4. They expect too much.

Studies show that young job seekers today are passionate about how their jobs affect the world. In fact, they value job fulfillment over monetary reward. Many balk at the traditional model of doing charitable good only when you have reached a certain level of economic wealth or solely in your free time. They want to reach financial well-being and achieve social good simultaneously .

What does that mean for employers? I would hope it could open the doors to two things. First, we have the ability to retain skilled and valuable Millennial workers by creating environments where social impact is lauded. That will reduce employee turnover and save companies thousands of dollars each year in recruiting, hiring and lost productivity.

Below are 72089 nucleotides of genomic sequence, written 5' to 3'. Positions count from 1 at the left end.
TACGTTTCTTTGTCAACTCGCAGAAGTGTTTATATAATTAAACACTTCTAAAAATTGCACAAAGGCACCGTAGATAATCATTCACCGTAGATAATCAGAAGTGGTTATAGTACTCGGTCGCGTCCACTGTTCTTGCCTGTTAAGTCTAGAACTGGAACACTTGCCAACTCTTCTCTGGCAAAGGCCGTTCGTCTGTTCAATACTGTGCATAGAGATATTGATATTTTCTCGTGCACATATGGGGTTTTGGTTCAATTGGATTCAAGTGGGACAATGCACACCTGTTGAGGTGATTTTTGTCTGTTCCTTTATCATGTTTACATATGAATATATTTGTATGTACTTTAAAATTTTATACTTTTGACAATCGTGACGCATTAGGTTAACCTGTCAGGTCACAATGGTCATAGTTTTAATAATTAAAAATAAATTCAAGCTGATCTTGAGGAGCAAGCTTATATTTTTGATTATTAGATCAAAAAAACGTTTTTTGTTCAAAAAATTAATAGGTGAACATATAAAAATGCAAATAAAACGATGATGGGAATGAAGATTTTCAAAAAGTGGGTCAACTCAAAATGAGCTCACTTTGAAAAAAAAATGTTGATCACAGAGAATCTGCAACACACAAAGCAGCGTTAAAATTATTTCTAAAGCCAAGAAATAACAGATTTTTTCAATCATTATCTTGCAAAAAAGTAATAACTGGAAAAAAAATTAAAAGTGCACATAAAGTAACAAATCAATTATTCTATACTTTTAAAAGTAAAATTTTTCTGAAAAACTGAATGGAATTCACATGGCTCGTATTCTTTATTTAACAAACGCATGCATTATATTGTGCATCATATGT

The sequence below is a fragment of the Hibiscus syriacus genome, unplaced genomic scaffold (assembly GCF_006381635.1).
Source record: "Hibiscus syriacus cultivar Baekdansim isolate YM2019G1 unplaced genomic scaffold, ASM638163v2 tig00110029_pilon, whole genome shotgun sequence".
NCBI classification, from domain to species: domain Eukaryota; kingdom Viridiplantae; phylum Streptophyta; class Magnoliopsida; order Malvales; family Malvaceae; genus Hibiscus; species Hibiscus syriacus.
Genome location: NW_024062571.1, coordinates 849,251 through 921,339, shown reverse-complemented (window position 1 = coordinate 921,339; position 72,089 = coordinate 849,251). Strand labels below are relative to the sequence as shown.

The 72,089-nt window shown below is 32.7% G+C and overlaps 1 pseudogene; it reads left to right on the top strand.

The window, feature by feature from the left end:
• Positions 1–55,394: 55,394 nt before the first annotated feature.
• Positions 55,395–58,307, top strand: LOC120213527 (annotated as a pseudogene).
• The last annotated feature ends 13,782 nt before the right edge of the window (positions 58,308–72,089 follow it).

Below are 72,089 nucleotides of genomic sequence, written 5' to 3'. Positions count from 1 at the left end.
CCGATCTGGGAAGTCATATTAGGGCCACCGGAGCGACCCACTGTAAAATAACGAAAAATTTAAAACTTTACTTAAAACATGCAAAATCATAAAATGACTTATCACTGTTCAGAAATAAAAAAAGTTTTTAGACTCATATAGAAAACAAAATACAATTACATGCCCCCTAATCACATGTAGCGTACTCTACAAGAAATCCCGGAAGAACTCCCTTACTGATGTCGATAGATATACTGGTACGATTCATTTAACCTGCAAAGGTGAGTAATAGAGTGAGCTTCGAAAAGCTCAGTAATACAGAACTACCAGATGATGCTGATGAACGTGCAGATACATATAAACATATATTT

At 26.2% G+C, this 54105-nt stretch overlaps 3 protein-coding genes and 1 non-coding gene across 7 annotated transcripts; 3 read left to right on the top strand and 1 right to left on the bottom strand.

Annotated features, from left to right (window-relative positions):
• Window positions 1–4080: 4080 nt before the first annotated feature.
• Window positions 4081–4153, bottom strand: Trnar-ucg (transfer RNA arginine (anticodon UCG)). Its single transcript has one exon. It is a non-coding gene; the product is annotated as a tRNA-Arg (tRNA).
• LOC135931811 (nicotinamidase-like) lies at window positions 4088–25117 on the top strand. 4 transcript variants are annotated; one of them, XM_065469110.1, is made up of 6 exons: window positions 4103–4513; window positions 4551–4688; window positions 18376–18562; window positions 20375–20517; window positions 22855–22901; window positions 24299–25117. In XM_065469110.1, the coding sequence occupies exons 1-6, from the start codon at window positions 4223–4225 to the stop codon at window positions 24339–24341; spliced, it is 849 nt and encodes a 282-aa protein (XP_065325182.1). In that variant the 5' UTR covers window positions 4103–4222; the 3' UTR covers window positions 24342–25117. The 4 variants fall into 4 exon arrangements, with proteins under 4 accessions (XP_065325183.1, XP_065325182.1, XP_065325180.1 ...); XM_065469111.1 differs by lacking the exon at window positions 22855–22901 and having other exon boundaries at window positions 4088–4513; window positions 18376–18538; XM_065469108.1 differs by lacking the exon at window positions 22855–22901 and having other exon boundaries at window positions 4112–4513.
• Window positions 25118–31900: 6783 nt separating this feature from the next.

More important, Millennials are a driving force toward significant, scalable and lasting social change that will benefit everyone, whether it’s about the environment, socioeconomic diversity or just a healthier work-life balance. In case you’ve forgotten, the U.S. ranks the worst among all modern economies in vacation time and pay.

5. They think differently from you.

Millennials are the most diverse generation in U.S. history. Minorities, roughly a third of the U.S. population today, are expected to become the majority by 2042. So Millennials don’t just embrace diversity on the job; they expect it.